Use of Sparse Principal Component Analysis (SPCA) for Fault Detection

Shriram Gajjar, Murat Kulahci, Ahmet Palazoglu

Research output: Contribution to journalConference articleResearchpeer-review

Abstract

Principal component analysis (PCA) has been widely used for data dimension reduction and process fault detection. However, interpreting the principal components and the outcomes of PCA-based monitoring techniques is a challenging task since each principal component is a linear combination of the original variables which can be numerous in most modern applications. To address this challenge, we first propose the use of sparse principal component analysis (SPCA) where the loadings of some variables in principal components are restricted to zero. This paper then describes a technique to determine the number of non-zero loadings in each principal component. Furthermore, we compare the performance of PCA and SPCA in fault detection. The validity and potential of SPCA are demonstrated through simulated data and a comparative study with the benchmark Tennessee Eastman process.
Original languageEnglish
JournalIFAC-PapersOnLine
Volume49
Issue number7
Pages (from-to)693–698
ISSN2405-8963
DOIs
Publication statusPublished - 2016
Event11th IFAC Symposium on Dynamics and Control of Process Systems Including Biosystems DYCOPS-CAB 2016 - Trondheim, Norway
Duration: 6 Jun 20168 Jun 2016
Conference number: 11
http://dycops2016.org/

Conference

Conference11th IFAC Symposium on Dynamics and Control of Process Systems Including Biosystems DYCOPS-CAB 2016
Number11
CountryNorway
CityTrondheim
Period06/06/201608/06/2016
Internet address

Keywords

  • Multivariate quality control
  • Statistical Process Monitoring
  • Dimension Reduction

Cite this

Gajjar, Shriram ; Kulahci, Murat ; Palazoglu, Ahmet . / Use of Sparse Principal Component Analysis (SPCA) for Fault Detection. In: IFAC-PapersOnLine. 2016 ; Vol. 49, No. 7. pp. 693–698.
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abstract = "Principal component analysis (PCA) has been widely used for data dimension reduction and process fault detection. However, interpreting the principal components and the outcomes of PCA-based monitoring techniques is a challenging task since each principal component is a linear combination of the original variables which can be numerous in most modern applications. To address this challenge, we first propose the use of sparse principal component analysis (SPCA) where the loadings of some variables in principal components are restricted to zero. This paper then describes a technique to determine the number of non-zero loadings in each principal component. Furthermore, we compare the performance of PCA and SPCA in fault detection. The validity and potential of SPCA are demonstrated through simulated data and a comparative study with the benchmark Tennessee Eastman process.",
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Use of Sparse Principal Component Analysis (SPCA) for Fault Detection. / Gajjar, Shriram ; Kulahci, Murat; Palazoglu, Ahmet .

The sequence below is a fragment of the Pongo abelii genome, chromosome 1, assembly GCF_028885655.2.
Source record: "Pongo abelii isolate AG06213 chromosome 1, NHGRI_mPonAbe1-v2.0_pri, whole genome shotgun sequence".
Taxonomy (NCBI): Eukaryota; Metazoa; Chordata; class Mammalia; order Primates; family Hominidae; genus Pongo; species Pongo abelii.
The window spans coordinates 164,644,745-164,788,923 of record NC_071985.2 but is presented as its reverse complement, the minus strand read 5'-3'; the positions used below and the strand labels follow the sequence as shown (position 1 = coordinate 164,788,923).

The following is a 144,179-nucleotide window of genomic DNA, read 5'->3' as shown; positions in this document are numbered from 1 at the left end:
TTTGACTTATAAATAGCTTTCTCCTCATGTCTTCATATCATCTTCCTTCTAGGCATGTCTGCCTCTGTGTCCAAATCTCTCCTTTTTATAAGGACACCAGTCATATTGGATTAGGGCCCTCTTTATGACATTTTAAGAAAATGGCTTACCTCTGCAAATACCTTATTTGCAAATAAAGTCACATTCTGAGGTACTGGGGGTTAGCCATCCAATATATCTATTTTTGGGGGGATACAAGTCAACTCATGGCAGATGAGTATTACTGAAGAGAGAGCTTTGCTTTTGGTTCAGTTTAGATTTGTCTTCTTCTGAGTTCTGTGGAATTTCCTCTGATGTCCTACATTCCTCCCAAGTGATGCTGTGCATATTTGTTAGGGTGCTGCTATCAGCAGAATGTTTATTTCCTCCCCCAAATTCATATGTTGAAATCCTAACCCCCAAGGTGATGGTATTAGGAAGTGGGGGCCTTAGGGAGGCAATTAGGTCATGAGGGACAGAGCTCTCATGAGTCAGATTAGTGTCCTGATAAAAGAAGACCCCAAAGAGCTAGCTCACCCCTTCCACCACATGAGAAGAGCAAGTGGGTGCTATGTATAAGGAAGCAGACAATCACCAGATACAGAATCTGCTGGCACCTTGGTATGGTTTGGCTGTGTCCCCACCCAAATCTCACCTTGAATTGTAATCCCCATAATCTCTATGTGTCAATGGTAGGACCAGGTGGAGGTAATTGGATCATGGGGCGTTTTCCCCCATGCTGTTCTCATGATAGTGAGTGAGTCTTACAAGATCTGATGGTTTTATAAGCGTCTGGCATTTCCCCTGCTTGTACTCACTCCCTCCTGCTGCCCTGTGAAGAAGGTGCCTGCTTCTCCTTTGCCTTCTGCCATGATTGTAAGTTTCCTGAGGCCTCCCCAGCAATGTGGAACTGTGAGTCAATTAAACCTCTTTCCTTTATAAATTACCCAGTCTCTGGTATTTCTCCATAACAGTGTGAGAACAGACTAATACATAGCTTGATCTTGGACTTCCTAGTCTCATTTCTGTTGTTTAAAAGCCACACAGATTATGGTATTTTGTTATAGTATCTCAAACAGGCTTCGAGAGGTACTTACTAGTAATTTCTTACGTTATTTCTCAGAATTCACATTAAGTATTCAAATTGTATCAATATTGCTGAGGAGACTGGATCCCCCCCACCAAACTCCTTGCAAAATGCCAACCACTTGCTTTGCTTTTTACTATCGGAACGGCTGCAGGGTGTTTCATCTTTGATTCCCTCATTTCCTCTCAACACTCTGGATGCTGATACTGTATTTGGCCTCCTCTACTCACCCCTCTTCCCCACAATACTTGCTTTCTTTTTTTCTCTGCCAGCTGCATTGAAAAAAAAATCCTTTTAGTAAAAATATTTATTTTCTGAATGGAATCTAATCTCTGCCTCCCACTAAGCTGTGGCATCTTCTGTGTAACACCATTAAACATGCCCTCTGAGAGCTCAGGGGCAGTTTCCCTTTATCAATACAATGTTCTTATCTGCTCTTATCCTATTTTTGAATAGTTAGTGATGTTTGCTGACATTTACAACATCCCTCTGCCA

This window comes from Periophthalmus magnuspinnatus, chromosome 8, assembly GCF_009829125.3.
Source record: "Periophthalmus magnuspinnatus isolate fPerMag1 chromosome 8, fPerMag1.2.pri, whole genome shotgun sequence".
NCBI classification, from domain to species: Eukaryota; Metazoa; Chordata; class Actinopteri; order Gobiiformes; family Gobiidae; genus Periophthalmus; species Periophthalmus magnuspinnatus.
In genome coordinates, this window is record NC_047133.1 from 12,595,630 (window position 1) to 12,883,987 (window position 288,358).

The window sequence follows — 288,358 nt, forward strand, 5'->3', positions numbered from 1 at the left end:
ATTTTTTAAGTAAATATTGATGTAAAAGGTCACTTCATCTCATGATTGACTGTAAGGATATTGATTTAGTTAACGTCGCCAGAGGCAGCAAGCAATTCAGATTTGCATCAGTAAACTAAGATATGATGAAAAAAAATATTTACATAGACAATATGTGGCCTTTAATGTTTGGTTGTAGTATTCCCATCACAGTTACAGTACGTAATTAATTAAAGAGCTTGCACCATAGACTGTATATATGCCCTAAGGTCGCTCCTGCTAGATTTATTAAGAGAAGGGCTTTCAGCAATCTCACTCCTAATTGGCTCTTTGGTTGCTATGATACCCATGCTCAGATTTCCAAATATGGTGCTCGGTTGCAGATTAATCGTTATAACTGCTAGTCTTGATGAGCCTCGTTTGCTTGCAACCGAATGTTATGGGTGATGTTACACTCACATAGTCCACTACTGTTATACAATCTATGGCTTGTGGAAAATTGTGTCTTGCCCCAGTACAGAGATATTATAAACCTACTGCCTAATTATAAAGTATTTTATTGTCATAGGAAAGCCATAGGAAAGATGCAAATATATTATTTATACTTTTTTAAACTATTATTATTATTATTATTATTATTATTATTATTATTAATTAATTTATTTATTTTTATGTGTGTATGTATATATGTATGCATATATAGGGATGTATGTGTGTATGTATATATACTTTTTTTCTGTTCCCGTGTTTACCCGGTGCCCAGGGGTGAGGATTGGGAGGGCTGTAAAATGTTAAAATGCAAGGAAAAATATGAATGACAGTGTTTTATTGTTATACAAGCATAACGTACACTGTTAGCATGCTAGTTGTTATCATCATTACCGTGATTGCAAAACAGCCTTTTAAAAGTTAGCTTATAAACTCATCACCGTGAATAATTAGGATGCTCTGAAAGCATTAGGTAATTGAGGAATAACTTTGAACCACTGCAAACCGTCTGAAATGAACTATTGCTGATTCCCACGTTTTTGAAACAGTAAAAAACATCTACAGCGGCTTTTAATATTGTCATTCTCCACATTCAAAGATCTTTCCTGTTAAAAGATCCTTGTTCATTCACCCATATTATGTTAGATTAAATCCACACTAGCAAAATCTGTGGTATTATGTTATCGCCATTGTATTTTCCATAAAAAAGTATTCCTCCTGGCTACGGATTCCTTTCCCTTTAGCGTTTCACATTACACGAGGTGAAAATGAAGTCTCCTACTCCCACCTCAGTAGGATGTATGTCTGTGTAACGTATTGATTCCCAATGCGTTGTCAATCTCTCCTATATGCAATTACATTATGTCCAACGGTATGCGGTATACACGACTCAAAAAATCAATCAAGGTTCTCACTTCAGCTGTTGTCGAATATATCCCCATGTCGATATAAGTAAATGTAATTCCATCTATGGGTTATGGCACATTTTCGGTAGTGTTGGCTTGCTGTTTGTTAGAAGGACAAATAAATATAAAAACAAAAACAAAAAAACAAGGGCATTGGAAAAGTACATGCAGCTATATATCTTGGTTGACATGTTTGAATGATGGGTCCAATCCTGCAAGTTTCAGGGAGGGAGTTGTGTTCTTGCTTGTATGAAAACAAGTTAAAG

In: IFAC-PapersOnLine, Vol. 49, No. 7, 2016, p. 693–698.

Research output: Contribution to journalConference articleResearchpeer-review

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N2 - Principal component analysis (PCA) has been widely used for data dimension reduction and process fault detection. However, interpreting the principal components and the outcomes of PCA-based monitoring techniques is a challenging task since each principal component is a linear combination of the original variables which can be numerous in most modern applications. To address this challenge, we first propose the use of sparse principal component analysis (SPCA) where the loadings of some variables in principal components are restricted to zero. This paper then describes a technique to determine the number of non-zero loadings in each principal component. Furthermore, we compare the performance of PCA and SPCA in fault detection. The validity and potential of SPCA are demonstrated through simulated data and a comparative study with the benchmark Tennessee Eastman process.

AB - Principal component analysis (PCA) has been widely used for data dimension reduction and process fault detection. However, interpreting the principal components and the outcomes of PCA-based monitoring techniques is a challenging task since each principal component is a linear combination of the original variables which can be numerous in most modern applications. To address this challenge, we first propose the use of sparse principal component analysis (SPCA) where the loadings of some variables in principal components are restricted to zero. This paper then describes a technique to determine the number of non-zero loadings in each principal component. Furthermore, we compare the performance of PCA and SPCA in fault detection. The validity and potential of SPCA are demonstrated through simulated data and a comparative study with the benchmark Tennessee Eastman process.

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